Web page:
For the plugin to perform a migration, a number of steps were required. First, it had to ask its host product to perform an export. That export file then needed to be uploaded to the Atlassian Media Platform; a platform that facilitates the intelligent and reliable storage and retrieval of very large files. An import can then be initiated using the uploaded file as a data source.
From the plugin’s perspective, a single space migration is as follows:
- Export: Exporting the data as a zip file
- Upload: Uploading the zip file to Media, which would issue a Media file ID
- Import: Initiating the import by sourcing the data from the zip file in Media
We refer to these as the steps required to migrate a space. So, if you had four spaces, the plugin would need to coordinate 12 steps. Of course, the simplest solution would be to enforce sequential processing of all steps. However, let’s say you wanted to migrate 1000 large spaces, where each step took an average of five minutes to complete. You would end up waiting for more that ten days for the migration to finish, so we figured it made sense to try and paralelise things where we could.
The difficulty here, however, is the number of dimensions that need to be considered. Specifically, the plugin allowed users to create N plans, and the user can run 1..N plans at any time. Each plan could contain 1..M spaces, and it took three steps to migrate each space.
That’s not so bad, right? We could just define some workflow and run it in a different thread for each space. Whilst that would work for a while, it would not scale for all operations. Consider two of the steps that we needed to run; export and upload. Performing an export required many database operations, and so performing too many at once posed risks in overwhelming the product database. Given that this was obviously unacceptable, we needed to be mindful of how many exports we were performing at once. Contrast this to an upload, however, where we were sending data to a platform service that was built to scale massively. In this case, we could embrace concurrency much more aggressively, helping speed up the migration. As a result, we needed to be able to control the concurrency level for each step type.
This still didn’t sound too bad. Java has all kinds of support and libraries out there that make stuff like this possible. There’s just one last, small problem: to address the scaling requirement, we needed to engineer our solution to function on multiple nodes, which meant that our design had to work in a distributed environment.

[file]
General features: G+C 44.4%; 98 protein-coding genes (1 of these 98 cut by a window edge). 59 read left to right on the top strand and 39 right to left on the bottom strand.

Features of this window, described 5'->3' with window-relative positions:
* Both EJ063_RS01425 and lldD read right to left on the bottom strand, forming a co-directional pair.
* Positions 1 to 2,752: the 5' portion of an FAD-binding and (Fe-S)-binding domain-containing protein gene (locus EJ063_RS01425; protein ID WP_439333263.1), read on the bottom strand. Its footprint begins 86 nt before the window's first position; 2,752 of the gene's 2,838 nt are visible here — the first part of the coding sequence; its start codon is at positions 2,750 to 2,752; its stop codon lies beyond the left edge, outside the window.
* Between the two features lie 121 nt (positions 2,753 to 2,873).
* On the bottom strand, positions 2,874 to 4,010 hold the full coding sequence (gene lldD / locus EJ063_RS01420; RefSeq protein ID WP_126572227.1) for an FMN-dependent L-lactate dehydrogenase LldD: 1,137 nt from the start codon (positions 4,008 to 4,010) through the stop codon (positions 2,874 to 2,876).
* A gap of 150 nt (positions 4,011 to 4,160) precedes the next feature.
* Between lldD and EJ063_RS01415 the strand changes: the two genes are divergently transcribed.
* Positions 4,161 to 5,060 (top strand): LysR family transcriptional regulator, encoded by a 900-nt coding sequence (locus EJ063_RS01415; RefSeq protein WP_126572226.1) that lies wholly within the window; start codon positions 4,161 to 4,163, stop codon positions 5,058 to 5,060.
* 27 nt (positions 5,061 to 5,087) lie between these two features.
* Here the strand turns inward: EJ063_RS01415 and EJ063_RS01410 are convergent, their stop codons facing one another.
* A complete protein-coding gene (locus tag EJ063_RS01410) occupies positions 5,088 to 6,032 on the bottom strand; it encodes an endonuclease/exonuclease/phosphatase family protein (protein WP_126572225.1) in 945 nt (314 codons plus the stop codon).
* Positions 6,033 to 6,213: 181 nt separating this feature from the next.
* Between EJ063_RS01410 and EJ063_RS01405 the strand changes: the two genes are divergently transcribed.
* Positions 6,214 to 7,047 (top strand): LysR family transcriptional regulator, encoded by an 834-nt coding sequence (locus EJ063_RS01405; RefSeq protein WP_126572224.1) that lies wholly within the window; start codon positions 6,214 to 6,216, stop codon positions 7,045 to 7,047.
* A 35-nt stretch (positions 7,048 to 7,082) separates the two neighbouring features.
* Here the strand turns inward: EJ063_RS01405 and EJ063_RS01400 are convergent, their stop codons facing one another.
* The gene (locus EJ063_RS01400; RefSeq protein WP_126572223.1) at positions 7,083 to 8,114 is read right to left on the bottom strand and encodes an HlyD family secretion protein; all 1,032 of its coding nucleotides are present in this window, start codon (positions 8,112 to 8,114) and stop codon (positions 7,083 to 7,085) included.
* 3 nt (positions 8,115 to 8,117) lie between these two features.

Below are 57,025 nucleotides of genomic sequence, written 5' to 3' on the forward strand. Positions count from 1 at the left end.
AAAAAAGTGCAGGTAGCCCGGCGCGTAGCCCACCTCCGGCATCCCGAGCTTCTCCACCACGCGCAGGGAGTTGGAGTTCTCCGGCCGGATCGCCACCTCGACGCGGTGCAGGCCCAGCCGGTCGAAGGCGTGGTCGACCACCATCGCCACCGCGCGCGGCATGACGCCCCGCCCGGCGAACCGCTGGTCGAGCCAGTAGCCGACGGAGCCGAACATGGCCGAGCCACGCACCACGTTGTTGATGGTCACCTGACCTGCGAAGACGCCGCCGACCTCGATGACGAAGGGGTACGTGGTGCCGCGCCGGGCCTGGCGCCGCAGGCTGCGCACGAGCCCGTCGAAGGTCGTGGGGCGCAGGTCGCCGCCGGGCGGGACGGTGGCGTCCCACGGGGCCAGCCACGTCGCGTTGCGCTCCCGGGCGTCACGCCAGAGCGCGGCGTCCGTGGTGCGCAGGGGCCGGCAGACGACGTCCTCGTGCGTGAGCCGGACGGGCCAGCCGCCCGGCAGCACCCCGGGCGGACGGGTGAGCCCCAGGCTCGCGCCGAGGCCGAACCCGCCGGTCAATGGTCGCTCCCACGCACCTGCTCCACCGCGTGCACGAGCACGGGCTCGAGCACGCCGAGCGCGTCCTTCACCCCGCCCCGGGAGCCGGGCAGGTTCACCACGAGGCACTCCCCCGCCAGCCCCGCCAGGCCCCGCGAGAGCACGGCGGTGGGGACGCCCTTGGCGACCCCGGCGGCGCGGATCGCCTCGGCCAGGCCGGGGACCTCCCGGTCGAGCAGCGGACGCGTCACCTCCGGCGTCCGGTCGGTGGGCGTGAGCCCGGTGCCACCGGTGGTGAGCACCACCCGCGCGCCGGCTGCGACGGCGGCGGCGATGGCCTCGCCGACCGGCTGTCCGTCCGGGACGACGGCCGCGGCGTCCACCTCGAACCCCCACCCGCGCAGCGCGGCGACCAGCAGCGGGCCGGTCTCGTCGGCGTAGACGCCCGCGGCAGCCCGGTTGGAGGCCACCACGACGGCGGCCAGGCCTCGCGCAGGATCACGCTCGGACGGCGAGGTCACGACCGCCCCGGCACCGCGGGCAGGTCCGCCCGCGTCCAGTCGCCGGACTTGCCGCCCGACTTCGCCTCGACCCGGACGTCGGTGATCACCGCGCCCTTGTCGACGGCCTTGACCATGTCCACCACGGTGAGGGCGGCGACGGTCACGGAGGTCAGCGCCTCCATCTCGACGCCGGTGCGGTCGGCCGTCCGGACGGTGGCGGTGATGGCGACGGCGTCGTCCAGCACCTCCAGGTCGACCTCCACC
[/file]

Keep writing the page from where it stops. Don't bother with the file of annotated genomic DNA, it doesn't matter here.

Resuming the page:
To support this, we assigned each step type a dedicated cluster-aware queue. A broker would be polling each queue type to check for work. Once it saw some unclaimed items, it would claim and dispatch at most M items to that step type’s consumer, where M is the consumer’s concurrency level.
The consumer could then proceed with the execution of its step, reporting its progress along the way. Each consumer would be responsible for implementing its work in a robust manner, performing retries where it knows it makes sense. Each consumer can also determine whether or not it accepts step-level retries for cases where a step failed unexpectedly and had to be re-dispatched by the broker. For example, if a space export failed, it is safe to retry the entire operation. This is not the case for a space import, however, which was not guaranteed to be an idempotent operation.
The contents of each queue would be controlled by the “step coordinator”, which is essentially just some code that defines the sequencing logic. When a user starts a migration, the step coordinator would put the first step for every space onto the queue. Once the consumer had completed its step, it would notify the step coordinator of its result, which would then determine whether or not it needs to enqueue another item onto another queue.
Only after the next step has been successfully enqueued will the previous step be removed. This ensures that if a node was to die, the step will become available for re-dispatching.
This process would be repeated until all necessary steps have been processed, or the plan had been stopped. If multiple plans were run at the same time, their steps would just be added to the queue.
The end result was a solution capable of reliably migrating many spaces, from many plans, on many nodes, in parallel.
After building the first (internal) version of the plugin, we started to see a significant improvement to the overall migration experience. Unfortunately, it quickly became clear that large file sizes were not only problematic for site-level migrations; very large space imports were shown to have higher rates of failure.
Confluence Cloud export zip files contain all the information about the site – pages, comments, attachments, etc. However, a quick investigation revealed that a huge proportion of the file size came from attachments, making up around 90 percent of the overall export. This made it clear that addressing attachments independently from the rest of the data could present a significant gain in reliability and performance. So, we got to work in investigating how we could handle attachments as a totally separate step in the migration process.